Every year the CDC and many public health advocates urge the American public to pay attention to the flu season--specifically, to get vaccinated. Why? Because 36,000 people die each year from complications of the flu and 200,000 more are hospitalized.
Yet, just over one third of Americans get immunized each year.
I have tried to ask my self why there is such a reluctance to get the flu vaccine. Here are some of the myths and misinformation about flu shots, and what you need to know to protect yourself this flu season.
I will get sick from the flu shot.
Many people, including some of my co-workers, think they will sick from the flu shot. This is simply not true. The vaccine contains dead viruses. Typically, the vaccine contains three strains of influenza which scientist believe are most likely to be the strains that will infect people during the coming flu season. This is why it is important to take the shot every year because the viruses tend to change.
I missed the window to get my shot!!!!.
Just because the health officer at your work gave the company employees two weeks to get the free shot does not mean that the window has closed. The flu season extends well into May. So find your self another place to get vaccininated.
I called my primary care giver and they do not have any more flu vaccine.
I always get this excuse, and it is a problem I have experienced myself trying to get my own children vaccinated. One thing I think the CDC does a very poor job of is facilitating the availability of vaccines, and doing more to insure that individual health care providers get their supply of shots in a timely fashion.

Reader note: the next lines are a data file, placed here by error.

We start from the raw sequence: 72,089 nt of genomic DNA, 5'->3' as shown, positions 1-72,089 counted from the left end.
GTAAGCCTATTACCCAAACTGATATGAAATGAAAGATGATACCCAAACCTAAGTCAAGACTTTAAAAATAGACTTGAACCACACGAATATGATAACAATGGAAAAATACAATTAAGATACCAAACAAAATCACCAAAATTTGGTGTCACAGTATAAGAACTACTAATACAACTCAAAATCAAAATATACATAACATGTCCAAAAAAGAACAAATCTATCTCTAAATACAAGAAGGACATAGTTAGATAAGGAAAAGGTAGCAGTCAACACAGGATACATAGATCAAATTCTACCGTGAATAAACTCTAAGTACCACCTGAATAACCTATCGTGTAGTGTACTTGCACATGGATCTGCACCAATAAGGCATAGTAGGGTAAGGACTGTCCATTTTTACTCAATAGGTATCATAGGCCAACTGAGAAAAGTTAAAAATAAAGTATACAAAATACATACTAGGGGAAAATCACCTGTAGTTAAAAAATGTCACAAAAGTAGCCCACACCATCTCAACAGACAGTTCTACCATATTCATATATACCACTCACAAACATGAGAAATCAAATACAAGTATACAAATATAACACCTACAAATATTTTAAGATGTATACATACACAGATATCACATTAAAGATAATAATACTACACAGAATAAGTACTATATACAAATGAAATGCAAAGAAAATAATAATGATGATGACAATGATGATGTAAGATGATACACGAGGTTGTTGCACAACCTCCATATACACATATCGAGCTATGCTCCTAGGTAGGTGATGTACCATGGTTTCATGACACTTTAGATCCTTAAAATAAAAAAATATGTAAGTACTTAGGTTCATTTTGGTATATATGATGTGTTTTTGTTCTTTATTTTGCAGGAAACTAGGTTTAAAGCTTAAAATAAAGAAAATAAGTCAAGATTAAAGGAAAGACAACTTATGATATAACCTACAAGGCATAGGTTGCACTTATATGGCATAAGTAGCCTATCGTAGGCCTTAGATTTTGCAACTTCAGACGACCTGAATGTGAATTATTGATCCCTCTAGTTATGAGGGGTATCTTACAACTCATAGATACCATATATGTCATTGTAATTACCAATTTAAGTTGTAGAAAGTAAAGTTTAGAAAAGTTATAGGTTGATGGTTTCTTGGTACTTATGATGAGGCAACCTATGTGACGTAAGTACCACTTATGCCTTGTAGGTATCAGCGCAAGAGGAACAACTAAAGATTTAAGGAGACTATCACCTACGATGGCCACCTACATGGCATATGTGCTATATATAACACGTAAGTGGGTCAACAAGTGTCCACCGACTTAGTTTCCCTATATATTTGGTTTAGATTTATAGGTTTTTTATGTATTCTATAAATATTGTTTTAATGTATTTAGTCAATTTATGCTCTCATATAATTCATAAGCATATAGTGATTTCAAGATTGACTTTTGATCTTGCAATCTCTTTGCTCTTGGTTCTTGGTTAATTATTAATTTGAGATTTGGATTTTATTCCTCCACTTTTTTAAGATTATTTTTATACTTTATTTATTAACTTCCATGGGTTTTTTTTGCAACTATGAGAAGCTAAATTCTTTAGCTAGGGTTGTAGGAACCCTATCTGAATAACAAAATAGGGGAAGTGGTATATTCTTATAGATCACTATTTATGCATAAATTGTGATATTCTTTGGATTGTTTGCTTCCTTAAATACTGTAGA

This year, the CDC broadened their recommendation for flu shots beyond the usual high risk groups such as the elderly and patients with chronic diseases. They also stated that they expected vaccine production to exceed last year's and that this year would not see the shortages of the past two years. However, we are already hearing reports of doctors not having adequate supplies to meet the CDC's new guidelines.
The problem is that many physicians are left waiting while flu shot manufacturers fill orders for large corporate buyers. It's a good thing that big companies provide vaccinations for their employees, but it can leave the family doctor in rural America waiting for his supply of flu shots.
We tend to forget that primary care givers are in the front lines of attack when it comes to fighting infectious disease. Each year, the CDC and the FDA do a better job at correcting the distribution problem, but they need to do better. There is still time this flu season, and more work needs to be done to change attitudes about flu shots and to educate the health consumer.
Dr. Manny Alvarez serves as Fox News Channel's senior managing health editor. He also serves as chairman of the department of obstetrics/gynecology and reproductive science at Hackensack University Medical Center in New Jersey. For more information on Dr. Manny's work, visit AskDrManny.com.